Jon Sanders, who is bi-vocational, also works in multi-site rural contexts.

He offers some counsel, including:

You need a commitment to excellence.
I realize the term excellence is kind of a buzzword that came out of the church growth movement and some people are beginning to grow weary of it. But I still believe we serve an excellent God who is worthy of our very best. If it’s worth doing, it’s worth doing to the best of our ability. I believe excellence is simply giving God our very best with what he has given us to work with.
Therefore, excellence doesn’t have to be synonymous with expensive. It’s holding a high standard to take what resources we do have to create the best product we possibly can. The way a rural church will do multi-site (especially when it comes to staffing and technology) will look very different from how a mega-church does it. But that doesn’t mean a rural church has to come off looking sloppy and unprepared. It’s totally possible for a small church with limited resources to produce an excellent worship experience in multiple locations.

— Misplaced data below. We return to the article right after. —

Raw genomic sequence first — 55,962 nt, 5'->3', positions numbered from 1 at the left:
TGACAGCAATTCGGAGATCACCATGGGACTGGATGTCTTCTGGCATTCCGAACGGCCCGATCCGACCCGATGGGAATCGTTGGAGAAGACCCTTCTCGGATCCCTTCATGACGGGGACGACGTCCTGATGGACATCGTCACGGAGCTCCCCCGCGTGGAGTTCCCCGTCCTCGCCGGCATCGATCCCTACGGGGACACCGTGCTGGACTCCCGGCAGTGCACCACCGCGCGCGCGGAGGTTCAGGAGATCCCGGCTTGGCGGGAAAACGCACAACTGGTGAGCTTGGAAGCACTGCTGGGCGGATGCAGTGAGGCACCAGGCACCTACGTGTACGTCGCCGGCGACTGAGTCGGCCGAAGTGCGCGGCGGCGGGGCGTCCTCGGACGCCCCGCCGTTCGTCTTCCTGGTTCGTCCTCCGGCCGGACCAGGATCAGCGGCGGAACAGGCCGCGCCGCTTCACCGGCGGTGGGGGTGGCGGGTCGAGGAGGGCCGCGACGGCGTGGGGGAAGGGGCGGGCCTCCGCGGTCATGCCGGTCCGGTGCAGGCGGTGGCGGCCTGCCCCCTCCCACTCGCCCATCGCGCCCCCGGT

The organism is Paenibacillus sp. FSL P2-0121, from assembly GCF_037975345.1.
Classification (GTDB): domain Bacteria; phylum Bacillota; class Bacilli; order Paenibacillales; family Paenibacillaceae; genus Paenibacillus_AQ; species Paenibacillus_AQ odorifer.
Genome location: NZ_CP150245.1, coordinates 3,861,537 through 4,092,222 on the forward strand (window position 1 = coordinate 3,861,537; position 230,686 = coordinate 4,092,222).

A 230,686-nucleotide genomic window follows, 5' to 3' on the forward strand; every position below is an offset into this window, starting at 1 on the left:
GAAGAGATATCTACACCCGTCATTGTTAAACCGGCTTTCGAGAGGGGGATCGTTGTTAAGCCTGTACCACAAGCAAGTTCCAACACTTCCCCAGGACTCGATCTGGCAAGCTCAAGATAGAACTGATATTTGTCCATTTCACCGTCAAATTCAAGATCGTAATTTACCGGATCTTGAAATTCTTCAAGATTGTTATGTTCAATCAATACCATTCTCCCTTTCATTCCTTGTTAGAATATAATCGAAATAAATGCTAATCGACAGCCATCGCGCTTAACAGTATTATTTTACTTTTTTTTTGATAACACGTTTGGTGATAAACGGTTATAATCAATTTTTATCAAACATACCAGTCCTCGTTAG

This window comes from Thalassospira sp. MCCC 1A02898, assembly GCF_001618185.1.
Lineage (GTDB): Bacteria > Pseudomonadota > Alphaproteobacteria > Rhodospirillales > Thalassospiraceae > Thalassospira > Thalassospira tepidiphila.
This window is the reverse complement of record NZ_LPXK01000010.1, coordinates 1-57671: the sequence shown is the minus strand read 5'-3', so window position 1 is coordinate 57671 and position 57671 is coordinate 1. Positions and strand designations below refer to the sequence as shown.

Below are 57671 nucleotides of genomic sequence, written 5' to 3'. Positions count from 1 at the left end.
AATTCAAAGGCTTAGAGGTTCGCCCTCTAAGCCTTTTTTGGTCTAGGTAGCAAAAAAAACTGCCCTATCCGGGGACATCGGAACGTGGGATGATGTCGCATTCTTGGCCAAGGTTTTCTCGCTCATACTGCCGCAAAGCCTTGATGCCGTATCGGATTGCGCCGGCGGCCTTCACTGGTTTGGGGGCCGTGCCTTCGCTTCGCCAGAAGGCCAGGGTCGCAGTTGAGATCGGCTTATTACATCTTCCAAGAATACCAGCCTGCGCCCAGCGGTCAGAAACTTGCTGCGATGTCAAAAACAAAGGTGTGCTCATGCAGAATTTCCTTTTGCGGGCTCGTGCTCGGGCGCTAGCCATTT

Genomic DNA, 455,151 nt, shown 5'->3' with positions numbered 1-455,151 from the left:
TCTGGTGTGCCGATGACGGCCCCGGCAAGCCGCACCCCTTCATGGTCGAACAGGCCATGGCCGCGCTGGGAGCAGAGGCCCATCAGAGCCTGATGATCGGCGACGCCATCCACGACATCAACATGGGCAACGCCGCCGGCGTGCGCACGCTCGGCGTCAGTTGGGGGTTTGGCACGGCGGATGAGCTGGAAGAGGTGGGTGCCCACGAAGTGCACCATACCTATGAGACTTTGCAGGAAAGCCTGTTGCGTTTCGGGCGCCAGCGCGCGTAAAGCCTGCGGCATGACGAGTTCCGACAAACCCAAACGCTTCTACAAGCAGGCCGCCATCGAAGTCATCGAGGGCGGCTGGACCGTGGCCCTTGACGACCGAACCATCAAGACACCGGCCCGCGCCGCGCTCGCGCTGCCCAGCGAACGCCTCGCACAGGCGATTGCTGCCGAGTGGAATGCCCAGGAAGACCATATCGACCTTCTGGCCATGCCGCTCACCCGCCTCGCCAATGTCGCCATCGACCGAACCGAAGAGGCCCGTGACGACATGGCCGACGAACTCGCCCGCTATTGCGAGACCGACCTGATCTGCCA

Read the rest of the post here.


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Why Your Church Is Not Exempt from the Work of Church Planting (via Thabiti Anyabwile)

As a local church leadership in a country town we’re exploring again how we express the need to support the growth of healthy churches in other places.
I believe doing so is an integral marker of a healthy church.

From Thabiti Anyabwile.

Every Neighborhood, Every Neighbor
I believe it’s important that every local church, in some way, focuses on church planting. As local churches, we don’t want to be concerned with the gospel only in our context. We actually want to see the gospel advance.
A New Testament pattern for the advance of the gospel is the planting of churches. We want to see every neighborhood and every neighbor brought into contact with the living Word of God. For that to happen, we have to have outposts in every neighborhood, in reachable contact of every neighbor. The New Testament word for those outposts is the local church.